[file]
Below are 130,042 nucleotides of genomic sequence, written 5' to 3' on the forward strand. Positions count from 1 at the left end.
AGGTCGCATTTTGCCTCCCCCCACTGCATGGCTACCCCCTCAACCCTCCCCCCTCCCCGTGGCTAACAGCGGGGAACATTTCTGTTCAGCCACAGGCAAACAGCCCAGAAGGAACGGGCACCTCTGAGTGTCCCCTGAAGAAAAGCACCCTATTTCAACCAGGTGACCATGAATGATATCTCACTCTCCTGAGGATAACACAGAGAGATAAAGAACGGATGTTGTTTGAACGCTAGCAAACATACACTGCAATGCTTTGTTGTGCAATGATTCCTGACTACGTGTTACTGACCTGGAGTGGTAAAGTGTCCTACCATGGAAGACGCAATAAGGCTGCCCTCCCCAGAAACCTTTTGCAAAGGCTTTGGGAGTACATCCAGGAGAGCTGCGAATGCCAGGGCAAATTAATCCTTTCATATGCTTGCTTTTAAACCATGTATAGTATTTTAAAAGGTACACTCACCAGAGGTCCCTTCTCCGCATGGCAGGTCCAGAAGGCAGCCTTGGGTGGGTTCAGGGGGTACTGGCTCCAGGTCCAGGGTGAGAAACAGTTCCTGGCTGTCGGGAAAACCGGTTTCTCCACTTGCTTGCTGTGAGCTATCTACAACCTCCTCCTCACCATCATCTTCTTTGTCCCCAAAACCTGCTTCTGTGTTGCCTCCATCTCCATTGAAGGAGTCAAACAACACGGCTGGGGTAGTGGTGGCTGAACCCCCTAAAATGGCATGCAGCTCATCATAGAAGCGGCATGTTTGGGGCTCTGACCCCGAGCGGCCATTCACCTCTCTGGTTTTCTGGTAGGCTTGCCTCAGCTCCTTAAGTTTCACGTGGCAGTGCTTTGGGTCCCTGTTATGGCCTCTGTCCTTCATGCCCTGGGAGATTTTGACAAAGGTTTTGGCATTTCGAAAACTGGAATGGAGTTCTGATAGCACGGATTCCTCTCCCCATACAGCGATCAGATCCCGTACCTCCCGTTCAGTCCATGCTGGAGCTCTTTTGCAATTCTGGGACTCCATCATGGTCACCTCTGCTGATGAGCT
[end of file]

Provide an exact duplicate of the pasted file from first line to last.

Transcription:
Below are 130,042 nucleotides of genomic sequence, written 5' to 3' on the forward strand. Positions count from 1 at the left end.
AGGTCGCATTTTGCCTCCCCCCACTGCATGGCTACCCCCTCAACCCTCCCCCCTCCCCGTGGCTAACAGCGGGGAACATTTCTGTTCAGCCACAGGCAAACAGCCCAGAAGGAACGGGCACCTCTGAGTGTCCCCTGAAGAAAAGCACCCTATTTCAACCAGGTGACCATGAATGATATCTCACTCTCCTGAGGATAACACAGAGAGATAAAGAACGGATGTTGTTTGAACGCTAGCAAACATACACTGCAATGCTTTGTTGTGCAATGATTCCTGACTACGTGTTACTGACCTGGAGTGGTAAAGTGTCCTACCATGGAAGACGCAATAAGGCTGCCCTCCCCAGAAACCTTTTGCAAAGGCTTTGGGAGTACATCCAGGAGAGCTGCGAATGCCAGGGCAAATTAATCCTTTCATATGCTTGCTTTTAAACCATGTATAGTATTTTAAAAGGTACACTCACCAGAGGTCCCTTCTCCGCATGGCAGGTCCAGAAGGCAGCCTTGGGTGGGTTCAGGGGGTACTGGCTCCAGGTCCAGGGTGAGAAACAGTTCCTGGCTGTCGGGAAAACCGGTTTCTCCACTTGCTTGCTGTGAGCTATCTACAACCTCCTCCTCACCATCATCTTCTTTGTCCCCAAAACCTGCTTCTGTGTTGCCTCCATCTCCATTGAAGGAGTCAAACAACACGGCTGGGGTAGTGGTGGCTGAACCCCCTAAAATGGCATGCAGCTCATCATAGAAGCGGCATGTTTGGGGCTCTGACCCCGAGCGGCCATTCACCTCTCTGGTTTTCTGGTAGGCTTGCCTCAGCTCCTTAAGTTTCACGTGGCAGTGCTTTGGGTCCCTGTTATGGCCTCTGTCCTTCATGCCCTGGGAGATTTTGACAAAGGTTTTGGCATTTCGAAAACTGGAATGGAGTTCTGATAGCACGGATTCCTCTCCCCATACAGCGATCAGATCCCGTACCTCCCGTTCAGTCCATGCTGGAGCTCTTTTGCAATTCTGGGACTCCATCATGGTCACCTCTGCTGATGAGCT